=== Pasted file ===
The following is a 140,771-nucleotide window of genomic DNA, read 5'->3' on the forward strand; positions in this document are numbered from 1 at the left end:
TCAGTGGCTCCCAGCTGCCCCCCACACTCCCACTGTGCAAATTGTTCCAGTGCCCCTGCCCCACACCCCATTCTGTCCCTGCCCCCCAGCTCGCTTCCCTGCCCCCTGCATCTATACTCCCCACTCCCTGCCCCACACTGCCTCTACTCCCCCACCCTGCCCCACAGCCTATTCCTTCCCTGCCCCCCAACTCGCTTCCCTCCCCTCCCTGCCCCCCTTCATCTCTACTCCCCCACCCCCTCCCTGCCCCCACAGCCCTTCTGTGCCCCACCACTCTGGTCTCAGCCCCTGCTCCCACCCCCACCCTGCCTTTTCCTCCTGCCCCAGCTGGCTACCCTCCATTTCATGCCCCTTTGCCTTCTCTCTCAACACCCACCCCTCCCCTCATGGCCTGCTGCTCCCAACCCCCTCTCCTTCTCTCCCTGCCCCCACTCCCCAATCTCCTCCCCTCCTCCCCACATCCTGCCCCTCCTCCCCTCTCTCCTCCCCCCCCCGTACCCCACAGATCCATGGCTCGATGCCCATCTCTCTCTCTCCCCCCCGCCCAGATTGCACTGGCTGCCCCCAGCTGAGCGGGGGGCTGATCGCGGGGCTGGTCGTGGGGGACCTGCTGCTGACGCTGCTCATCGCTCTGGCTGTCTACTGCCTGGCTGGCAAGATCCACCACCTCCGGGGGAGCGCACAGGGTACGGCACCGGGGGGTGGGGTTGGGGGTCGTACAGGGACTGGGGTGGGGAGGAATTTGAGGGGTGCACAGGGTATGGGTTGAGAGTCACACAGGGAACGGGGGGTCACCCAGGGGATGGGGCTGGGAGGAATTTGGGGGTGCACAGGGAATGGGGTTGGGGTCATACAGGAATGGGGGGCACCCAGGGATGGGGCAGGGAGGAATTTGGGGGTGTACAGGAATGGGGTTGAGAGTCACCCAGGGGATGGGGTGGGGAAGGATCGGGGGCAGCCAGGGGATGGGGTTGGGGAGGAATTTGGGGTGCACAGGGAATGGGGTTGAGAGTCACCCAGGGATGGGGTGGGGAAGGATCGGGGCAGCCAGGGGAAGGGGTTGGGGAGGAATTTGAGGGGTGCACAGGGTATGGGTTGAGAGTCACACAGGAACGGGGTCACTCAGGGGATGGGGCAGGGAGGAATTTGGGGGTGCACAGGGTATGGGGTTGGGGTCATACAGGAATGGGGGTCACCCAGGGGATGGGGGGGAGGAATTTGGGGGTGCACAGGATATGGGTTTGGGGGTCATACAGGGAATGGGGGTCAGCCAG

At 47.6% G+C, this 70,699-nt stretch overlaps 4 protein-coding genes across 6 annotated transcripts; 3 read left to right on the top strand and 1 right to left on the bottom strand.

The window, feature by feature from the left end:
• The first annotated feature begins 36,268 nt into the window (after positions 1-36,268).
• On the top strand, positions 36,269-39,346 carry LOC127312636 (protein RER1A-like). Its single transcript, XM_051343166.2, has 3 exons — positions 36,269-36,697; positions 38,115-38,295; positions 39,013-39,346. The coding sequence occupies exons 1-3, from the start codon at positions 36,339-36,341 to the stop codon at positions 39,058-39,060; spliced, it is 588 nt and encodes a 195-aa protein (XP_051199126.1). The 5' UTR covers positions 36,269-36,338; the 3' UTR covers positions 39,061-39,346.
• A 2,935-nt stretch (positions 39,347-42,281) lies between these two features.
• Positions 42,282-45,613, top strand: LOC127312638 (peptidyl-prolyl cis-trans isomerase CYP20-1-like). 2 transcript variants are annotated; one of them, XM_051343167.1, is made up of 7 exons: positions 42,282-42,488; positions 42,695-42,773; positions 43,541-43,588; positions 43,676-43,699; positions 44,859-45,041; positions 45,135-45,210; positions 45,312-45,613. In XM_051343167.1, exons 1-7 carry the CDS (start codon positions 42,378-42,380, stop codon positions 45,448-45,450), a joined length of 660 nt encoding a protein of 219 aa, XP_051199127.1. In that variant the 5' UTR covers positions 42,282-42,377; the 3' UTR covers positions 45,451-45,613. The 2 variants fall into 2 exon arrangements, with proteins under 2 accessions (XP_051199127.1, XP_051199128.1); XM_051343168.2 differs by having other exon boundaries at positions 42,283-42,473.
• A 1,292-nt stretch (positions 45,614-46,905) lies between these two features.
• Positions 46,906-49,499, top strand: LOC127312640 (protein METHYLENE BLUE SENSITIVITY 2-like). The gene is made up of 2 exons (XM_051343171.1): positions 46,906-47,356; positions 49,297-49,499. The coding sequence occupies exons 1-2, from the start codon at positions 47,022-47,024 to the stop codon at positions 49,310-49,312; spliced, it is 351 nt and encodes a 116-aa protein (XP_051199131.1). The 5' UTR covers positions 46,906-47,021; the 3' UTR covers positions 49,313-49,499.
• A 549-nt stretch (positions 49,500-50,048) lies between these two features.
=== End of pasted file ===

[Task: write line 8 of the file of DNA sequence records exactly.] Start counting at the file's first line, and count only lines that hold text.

• Positions 42,282-45,613, top strand: LOC127312638 (peptidyl-prolyl cis-trans isomerase CYP20-1-like). 2 transcript variants are annotated; one of them, XM_051343167.1, is made up of 7 exons: positions 42,282-42,488; positions 42,695-42,773; positions 43,541-43,588; positions 43,676-43,699; positions 44,859-45,041; positions 45,135-45,210; positions 45,312-45,613. In XM_051343167.1, exons 1-7 carry the CDS (start codon positions 42,378-42,380, stop codon positions 45,448-45,450), a joined length of 660 nt encoding a protein of 219 aa, XP_051199127.1. In that variant the 5' UTR covers positions 42,282-42,377; the 3' UTR covers positions 45,451-45,613. The 2 variants fall into 2 exon arrangements, with proteins under 2 accessions (XP_051199127.1, XP_051199128.1); XM_051343168.2 differs by having other exon boundaries at positions 42,283-42,473.